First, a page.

“I am healthy. I am happy. I’m loving. I’m powerful. I’m strong. And every day, I get better,” Shaw said to herself daily. Her positive affirmations helped her through tough rounds of chemotherapy and radiation.
Shaw told Huffington Post her cancer has been in remission since treatment. Although some SurvivorNet experts tend to shy away from using words like “cancer-free,” Shaw says the term helps her mental health.
“I use cancer-free because I think it’s a mindset too,” Shaw said.
“I believe you are what you think, and you are what you believe. Cancer was my diagnosis, not my prognosis. You know, cancer is the disease. And so, I’ve risen above it. I rise above cancer,” she added.
The Power of Positivity and Good Mental Health
As a two-time cancer survivor, it’s no secret why Shaw has amassed an online following for her words of positivity and encouragement. In some cases, SurvivorNet experts say, a positive attitude may improve your prognosis.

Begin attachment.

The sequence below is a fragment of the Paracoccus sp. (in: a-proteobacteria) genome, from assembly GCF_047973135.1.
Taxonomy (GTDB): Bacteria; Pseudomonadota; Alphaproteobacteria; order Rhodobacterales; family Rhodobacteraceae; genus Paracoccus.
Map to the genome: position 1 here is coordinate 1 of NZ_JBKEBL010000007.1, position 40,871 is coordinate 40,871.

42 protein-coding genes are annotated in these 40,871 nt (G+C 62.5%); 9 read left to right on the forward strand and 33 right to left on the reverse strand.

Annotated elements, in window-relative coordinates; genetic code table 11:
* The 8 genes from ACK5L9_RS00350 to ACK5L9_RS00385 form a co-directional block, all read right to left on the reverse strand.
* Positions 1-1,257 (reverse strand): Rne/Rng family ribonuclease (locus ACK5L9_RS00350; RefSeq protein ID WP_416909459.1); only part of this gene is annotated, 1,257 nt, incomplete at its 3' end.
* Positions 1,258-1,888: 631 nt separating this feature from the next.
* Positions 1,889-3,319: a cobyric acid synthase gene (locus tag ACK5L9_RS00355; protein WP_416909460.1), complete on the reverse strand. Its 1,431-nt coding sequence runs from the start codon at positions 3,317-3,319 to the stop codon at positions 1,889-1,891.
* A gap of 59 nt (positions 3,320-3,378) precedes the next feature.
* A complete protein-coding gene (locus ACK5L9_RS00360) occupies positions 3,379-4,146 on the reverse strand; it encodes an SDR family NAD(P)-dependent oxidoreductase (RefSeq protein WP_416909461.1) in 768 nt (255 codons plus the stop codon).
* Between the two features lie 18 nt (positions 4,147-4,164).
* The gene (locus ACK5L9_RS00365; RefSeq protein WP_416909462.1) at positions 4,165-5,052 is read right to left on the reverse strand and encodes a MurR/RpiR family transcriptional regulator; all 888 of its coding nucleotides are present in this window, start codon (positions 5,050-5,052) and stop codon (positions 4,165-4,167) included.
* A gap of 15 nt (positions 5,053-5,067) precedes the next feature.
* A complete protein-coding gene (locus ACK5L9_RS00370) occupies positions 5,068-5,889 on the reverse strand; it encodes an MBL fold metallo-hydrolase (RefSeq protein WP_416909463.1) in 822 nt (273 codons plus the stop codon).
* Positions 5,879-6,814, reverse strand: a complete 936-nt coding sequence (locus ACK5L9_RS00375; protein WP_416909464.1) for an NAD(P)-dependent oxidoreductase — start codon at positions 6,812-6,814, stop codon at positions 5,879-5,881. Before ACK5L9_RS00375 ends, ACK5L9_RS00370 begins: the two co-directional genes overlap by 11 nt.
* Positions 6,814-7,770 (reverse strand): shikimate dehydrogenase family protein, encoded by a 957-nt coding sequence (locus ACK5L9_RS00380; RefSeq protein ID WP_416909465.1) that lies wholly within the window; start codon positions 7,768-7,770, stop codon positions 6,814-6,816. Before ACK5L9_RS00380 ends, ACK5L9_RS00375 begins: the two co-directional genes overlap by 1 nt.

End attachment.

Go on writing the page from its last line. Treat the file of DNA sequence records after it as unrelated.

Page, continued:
WATCH: What kind of patients will maintain a positive attitude after a cancer diagnosis?
“A positive attitude is really important,” says Dr. Zuri Murrell, a colorectal surgeon at Cedars-Sinai Medical Center in Los Angeles.
If you have just been diagnosed with cancer, negative feelings are normal, and remember, men and women react differently. Anger, shame, fear, anxiety. It’s to be expected.
Experienced doctors will tell you that people who find a way to work through their emotions and stay positive do end up doing better.
Dr. Charmain Jackman is a licensed psychologist and founder of InnoPsych. She echoes SurvivorNet experts on the benefits of positive mental health while facing a health diagnosis.
“In the face of a life-threatening diagnosis, fear, hopelessness, and despair can quickly take space in your mind. However, your mindset is a superpower and can be a potent antidote to illness. Practicing gratitude, cultivating joy, and connecting to the community are practical ways to develop a resilient mindset,” Dr. Jackman said.
Learn more about SurvivorNet's rigorous medical review process.